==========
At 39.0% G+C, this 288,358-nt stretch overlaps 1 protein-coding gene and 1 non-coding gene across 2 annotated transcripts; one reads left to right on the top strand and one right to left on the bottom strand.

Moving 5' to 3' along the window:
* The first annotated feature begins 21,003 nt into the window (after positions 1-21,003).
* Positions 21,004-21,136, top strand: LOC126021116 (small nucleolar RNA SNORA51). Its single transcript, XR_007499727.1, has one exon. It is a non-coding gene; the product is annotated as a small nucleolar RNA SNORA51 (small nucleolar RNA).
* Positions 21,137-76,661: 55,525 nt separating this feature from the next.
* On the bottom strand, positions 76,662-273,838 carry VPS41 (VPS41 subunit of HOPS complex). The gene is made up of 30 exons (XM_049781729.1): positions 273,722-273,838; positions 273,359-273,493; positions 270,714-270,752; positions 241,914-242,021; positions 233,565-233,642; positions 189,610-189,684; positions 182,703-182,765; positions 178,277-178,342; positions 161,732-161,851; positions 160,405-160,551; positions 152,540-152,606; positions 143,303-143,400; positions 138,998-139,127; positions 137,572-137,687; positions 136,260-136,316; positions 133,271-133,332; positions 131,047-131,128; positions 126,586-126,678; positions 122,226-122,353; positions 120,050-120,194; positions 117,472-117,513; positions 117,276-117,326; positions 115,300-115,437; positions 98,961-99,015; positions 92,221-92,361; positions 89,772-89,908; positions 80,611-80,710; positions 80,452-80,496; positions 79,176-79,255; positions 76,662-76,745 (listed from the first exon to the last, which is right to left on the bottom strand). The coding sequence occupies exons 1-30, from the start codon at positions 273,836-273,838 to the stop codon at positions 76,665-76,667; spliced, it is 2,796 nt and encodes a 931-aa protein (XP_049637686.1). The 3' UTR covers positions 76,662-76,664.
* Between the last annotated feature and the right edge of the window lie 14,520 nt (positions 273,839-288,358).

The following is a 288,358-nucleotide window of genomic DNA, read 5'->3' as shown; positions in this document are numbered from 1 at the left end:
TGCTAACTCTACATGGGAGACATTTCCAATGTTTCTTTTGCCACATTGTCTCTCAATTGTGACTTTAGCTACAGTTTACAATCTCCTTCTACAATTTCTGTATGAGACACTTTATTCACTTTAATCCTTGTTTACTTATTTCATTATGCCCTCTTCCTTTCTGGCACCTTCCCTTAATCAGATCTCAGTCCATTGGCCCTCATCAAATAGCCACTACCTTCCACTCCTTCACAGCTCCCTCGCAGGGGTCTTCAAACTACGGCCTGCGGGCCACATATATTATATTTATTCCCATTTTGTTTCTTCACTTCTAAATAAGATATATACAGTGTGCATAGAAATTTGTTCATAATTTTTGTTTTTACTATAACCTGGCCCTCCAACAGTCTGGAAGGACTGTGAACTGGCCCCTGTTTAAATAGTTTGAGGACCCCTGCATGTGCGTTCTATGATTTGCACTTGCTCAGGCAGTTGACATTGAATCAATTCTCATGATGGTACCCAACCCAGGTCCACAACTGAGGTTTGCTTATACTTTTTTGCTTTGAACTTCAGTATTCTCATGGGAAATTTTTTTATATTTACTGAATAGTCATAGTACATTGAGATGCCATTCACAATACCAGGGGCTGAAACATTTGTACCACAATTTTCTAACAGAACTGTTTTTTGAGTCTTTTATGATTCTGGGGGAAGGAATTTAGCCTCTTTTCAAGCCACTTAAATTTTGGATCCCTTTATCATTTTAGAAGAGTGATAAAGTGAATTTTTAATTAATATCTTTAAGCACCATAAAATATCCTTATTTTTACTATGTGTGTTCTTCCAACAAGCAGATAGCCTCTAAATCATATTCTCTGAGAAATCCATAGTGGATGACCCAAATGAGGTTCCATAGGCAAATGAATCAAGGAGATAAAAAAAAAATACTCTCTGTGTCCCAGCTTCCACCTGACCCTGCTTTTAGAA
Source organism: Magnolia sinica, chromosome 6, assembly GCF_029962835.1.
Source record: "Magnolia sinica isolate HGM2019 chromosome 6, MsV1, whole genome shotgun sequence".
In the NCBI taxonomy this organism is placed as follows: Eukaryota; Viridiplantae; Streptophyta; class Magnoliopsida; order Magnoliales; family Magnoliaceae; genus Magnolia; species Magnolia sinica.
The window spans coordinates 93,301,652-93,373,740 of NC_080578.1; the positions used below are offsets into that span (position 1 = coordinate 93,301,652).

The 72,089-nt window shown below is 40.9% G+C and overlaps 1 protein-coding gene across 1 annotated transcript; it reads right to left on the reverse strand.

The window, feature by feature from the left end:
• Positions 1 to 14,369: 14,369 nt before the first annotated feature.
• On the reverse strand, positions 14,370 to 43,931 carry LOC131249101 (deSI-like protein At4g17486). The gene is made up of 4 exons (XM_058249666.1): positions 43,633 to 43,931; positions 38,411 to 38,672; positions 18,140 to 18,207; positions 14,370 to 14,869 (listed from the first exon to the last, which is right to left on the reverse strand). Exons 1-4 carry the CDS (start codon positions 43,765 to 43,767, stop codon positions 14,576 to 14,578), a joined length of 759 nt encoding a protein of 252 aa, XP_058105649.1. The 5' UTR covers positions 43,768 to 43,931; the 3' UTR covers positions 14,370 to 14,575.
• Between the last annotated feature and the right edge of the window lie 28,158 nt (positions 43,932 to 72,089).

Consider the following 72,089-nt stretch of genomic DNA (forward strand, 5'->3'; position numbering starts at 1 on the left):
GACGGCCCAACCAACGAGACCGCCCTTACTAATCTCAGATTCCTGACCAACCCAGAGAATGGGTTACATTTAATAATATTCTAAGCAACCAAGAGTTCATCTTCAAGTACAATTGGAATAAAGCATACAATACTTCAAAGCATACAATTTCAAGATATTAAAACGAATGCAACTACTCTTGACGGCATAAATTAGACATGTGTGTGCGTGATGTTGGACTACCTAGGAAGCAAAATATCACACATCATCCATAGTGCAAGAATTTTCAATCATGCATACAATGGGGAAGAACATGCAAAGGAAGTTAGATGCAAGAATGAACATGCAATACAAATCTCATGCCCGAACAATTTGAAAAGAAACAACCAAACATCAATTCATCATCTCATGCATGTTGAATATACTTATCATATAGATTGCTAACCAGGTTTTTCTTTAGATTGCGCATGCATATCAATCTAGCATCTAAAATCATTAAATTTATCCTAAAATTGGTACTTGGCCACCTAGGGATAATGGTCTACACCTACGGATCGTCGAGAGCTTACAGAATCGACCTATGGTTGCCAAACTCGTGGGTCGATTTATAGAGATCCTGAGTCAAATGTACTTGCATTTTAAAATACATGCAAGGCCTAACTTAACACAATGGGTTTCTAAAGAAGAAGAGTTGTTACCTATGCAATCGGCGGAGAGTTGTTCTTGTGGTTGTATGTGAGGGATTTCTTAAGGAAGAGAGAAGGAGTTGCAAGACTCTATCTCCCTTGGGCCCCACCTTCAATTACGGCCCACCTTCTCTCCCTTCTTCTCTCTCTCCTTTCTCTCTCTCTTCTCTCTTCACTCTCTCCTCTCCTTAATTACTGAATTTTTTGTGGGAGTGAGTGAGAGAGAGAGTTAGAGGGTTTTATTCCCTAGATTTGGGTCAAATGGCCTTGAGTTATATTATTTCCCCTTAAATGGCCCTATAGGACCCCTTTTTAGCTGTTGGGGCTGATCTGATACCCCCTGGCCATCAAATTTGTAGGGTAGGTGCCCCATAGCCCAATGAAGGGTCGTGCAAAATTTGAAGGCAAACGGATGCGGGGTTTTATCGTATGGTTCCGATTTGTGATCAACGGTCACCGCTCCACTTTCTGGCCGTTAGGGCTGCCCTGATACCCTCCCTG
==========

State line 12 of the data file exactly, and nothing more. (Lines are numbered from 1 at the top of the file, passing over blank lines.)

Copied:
In the NCBI taxonomy this organism is placed as follows: Eukaryota; Viridiplantae; Streptophyta; class Magnoliopsida; order Magnoliales; family Magnoliaceae; genus Magnolia; species Magnolia sinica.